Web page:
Moreover, the integrity with which Angels franchise has carried itself has been beyond reproach. Seeing the Dodgers welcome in malcontent Manny Ramirez (who got himself traded to LA in the first place by dogging it on the field) brings to mind the way the Angels handled Jose Guillen in the fall of 2004. While Ramirez predictably let down the Dodgers, too, and has since been (mysteriously) cheered back into the fold, Guillen acted as if he was bigger than the team and was shown that he would not be allowed to hold his teammates hostage, even if his absent bat hurt their impending playoff run.

Beyond the big three I have already mentioned, there are many people responsible for bringing the franchise to where it is. Names like Tim Mead, Dennis Kuhl, Ken Forsch and Eddie Bane immediately come to mind, though the list could undoubtedly go on much, much longer. But however you view the relative success of the Angels franchise, there is one thing which must always be kept in mind: that there was a time (not so long ago) when it was very rare that an Angels’ season would feature 162 meaningful, consequential baseball games. Being able to watch a contender year after year is unequivocally the best gift that management has given its fans.

But now that the team is on top of the world, where do they go from here? Well, this is the one piece of speculation I will provide. Now that the Angels have a solid television contract -- essentially equal that of the Dodgers -- and their lawsuit with the city of Anaheim has been settled, making the team is free to continue using the ‘Los Angeles’ moniker, it would seem that revenues may have been tapped and business for the team might continue status quo for a while.

Here’s guessing that Arte Moreno already has his eyes on the year 2016, at which point the team can opt out of its lease at Angel Stadium. This is significant for two reasons: 1) it allows for the possibility of a new ballpark, and 2) it gives the team some business leverage. In this preseason interview here on, Kuhl certainly did not deny that leaving Angel Stadium was a possibility, a move which should be welcomed considering its status as the fifth oldest stadium in MLB -- a fact which is apparent despite the ’97 makeover -- and the vague touches of Disney that still taint the park.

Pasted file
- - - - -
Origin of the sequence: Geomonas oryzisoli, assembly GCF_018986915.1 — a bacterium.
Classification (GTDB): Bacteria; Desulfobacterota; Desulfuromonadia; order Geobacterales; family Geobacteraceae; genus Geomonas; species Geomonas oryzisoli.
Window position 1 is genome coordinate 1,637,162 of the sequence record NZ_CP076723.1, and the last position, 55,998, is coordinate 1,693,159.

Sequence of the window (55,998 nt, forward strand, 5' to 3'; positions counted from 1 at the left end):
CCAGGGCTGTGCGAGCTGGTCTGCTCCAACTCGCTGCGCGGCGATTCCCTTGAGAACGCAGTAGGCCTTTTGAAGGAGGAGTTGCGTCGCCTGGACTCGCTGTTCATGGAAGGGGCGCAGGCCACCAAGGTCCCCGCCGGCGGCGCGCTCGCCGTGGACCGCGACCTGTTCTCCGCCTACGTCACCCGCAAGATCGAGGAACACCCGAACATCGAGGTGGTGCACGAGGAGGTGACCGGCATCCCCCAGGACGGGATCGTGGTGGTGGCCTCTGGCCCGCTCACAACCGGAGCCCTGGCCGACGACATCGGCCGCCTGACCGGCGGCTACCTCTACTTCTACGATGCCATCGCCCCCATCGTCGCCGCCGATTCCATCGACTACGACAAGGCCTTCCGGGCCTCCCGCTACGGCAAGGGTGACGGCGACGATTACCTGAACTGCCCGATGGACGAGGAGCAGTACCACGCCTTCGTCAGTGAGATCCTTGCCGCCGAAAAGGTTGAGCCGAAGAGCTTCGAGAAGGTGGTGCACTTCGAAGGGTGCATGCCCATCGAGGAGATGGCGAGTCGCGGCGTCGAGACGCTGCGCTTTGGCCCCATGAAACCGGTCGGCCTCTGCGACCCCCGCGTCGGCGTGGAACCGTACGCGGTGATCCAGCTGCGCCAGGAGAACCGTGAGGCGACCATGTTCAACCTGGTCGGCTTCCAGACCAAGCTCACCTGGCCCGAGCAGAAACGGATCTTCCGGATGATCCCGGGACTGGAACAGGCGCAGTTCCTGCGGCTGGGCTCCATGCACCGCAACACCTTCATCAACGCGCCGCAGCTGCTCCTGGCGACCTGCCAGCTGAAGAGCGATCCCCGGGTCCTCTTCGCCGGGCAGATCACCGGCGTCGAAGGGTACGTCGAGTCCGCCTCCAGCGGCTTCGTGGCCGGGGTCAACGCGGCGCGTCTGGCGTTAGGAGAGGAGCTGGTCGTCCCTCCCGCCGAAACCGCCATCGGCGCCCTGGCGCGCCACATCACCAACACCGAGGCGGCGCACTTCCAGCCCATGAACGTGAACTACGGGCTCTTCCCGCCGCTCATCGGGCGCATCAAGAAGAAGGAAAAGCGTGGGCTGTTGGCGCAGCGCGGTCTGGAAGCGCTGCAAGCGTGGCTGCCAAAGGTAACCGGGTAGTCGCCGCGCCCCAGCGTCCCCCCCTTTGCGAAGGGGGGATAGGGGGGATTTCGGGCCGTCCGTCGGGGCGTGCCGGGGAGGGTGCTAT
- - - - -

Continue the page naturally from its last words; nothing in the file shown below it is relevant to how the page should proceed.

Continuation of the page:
So while now is an exciting time to be an Angels fan, the future looks equally bright. With affairs in the world the way they are, it is more important than ever to be thankful for what we have, even in the realm of sporting entertainment. That being said, as Angels fans we should all be thankful for the job that management has done building this team from the ground up, creating something which even its former proprietors said couldn’t be done.

On behalf of all fans, thank you to Angels management for making the ballpark experience what it is and, most of all, for 162 (or more) meaningful baseball games to watch nearly every year.

-Zach Stoloff
Love to hear what you think!


Anonymous said...

This article makes a great point in that there is new dignity in being an Angels fan. This organization has much to be proud of, from the top down. Being named the best organization in all of American sports is a BIG deal that should bring as much pride to the organization as that beautiful World Series trophy housed in Angel Stadium (I still marvel at it, every time I see it there). Cheers to the entire Angels family!

Listen to "A Fish Like This" Tribute song to Mike Trout's Greatness